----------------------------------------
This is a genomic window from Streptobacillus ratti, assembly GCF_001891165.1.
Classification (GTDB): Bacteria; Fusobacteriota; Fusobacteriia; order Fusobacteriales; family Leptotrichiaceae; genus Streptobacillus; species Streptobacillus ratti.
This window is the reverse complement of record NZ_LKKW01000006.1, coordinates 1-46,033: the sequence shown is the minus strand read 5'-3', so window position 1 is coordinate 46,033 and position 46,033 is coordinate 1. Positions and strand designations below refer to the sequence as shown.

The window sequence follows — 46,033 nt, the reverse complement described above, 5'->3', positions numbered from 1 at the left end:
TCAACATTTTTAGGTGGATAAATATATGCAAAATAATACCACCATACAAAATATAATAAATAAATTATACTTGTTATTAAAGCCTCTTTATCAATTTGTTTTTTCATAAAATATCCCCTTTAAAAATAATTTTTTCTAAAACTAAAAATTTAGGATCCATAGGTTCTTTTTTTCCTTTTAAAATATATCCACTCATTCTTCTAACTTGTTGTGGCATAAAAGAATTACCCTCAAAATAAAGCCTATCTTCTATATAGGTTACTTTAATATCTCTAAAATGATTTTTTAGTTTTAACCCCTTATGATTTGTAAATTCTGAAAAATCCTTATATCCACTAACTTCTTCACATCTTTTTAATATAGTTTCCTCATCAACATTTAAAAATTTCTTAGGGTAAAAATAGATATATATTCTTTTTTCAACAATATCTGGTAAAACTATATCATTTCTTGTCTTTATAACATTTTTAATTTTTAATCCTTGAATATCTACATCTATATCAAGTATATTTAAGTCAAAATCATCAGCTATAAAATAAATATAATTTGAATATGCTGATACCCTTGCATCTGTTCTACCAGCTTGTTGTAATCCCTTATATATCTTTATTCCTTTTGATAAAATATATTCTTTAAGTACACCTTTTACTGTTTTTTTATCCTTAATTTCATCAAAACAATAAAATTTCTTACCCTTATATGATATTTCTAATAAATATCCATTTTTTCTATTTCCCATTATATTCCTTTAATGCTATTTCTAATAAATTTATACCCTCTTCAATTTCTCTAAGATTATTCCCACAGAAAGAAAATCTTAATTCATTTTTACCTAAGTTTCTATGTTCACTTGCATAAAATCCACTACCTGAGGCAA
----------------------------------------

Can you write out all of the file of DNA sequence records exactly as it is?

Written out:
This is a genomic window from Streptobacillus ratti, assembly GCF_001891165.1.
Classification (GTDB): Bacteria; Fusobacteriota; Fusobacteriia; order Fusobacteriales; family Leptotrichiaceae; genus Streptobacillus; species Streptobacillus ratti.
This window is the reverse complement of record NZ_LKKW01000006.1, coordinates 1-46,033: the sequence shown is the minus strand read 5'-3', so window position 1 is coordinate 46,033 and position 46,033 is coordinate 1. Positions and strand designations below refer to the sequence as shown.

The window sequence follows — 46,033 nt, the reverse complement described above, 5'->3', positions numbered from 1 at the left end:
TCAACATTTTTAGGTGGATAAATATATGCAAAATAATACCACCATACAAAATATAATAAATAAATTATACTTGTTATTAAAGCCTCTTTATCAATTTGTTTTTTCATAAAATATCCCCTTTAAAAATAATTTTTTCTAAAACTAAAAATTTAGGATCCATAGGTTCTTTTTTTCCTTTTAAAATATATCCACTCATTCTTCTAACTTGTTGTGGCATAAAAGAATTACCCTCAAAATAAAGCCTATCTTCTATATAGGTTACTTTAATATCTCTAAAATGATTTTTTAGTTTTAACCCCTTATGATTTGTAAATTCTGAAAAATCCTTATATCCACTAACTTCTTCACATCTTTTTAATATAGTTTCCTCATCAACATTTAAAAATTTCTTAGGGTAAAAATAGATATATATTCTTTTTTCAACAATATCTGGTAAAACTATATCATTTCTTGTCTTTATAACATTTTTAATTTTTAATCCTTGAATATCTACATCTATATCAAGTATATTTAAGTCAAAATCATCAGCTATAAAATAAATATAATTTGAATATGCTGATACCCTTGCATCTGTTCTACCAGCTTGTTGTAATCCCTTATATATCTTTATTCCTTTTGATAAAATATATTCTTTAAGTACACCTTTTACTGTTTTTTTATCCTTAATTTCATCAAAACAATAAAATTTCTTACCCTTATATGATATTTCTAATAAATATCCATTTTTTCTATTTCCCATTATATTCCTTTAATGCTATTTCTAATAAATTTATACCCTCTTCAATTTCTCTAAGATTATTCCCACAGAAAGAAAATCTTAATTCATTTTTACCTAAGTTTCTATGTTCACTTGCATAAAATCCACTACCTGAGGCAA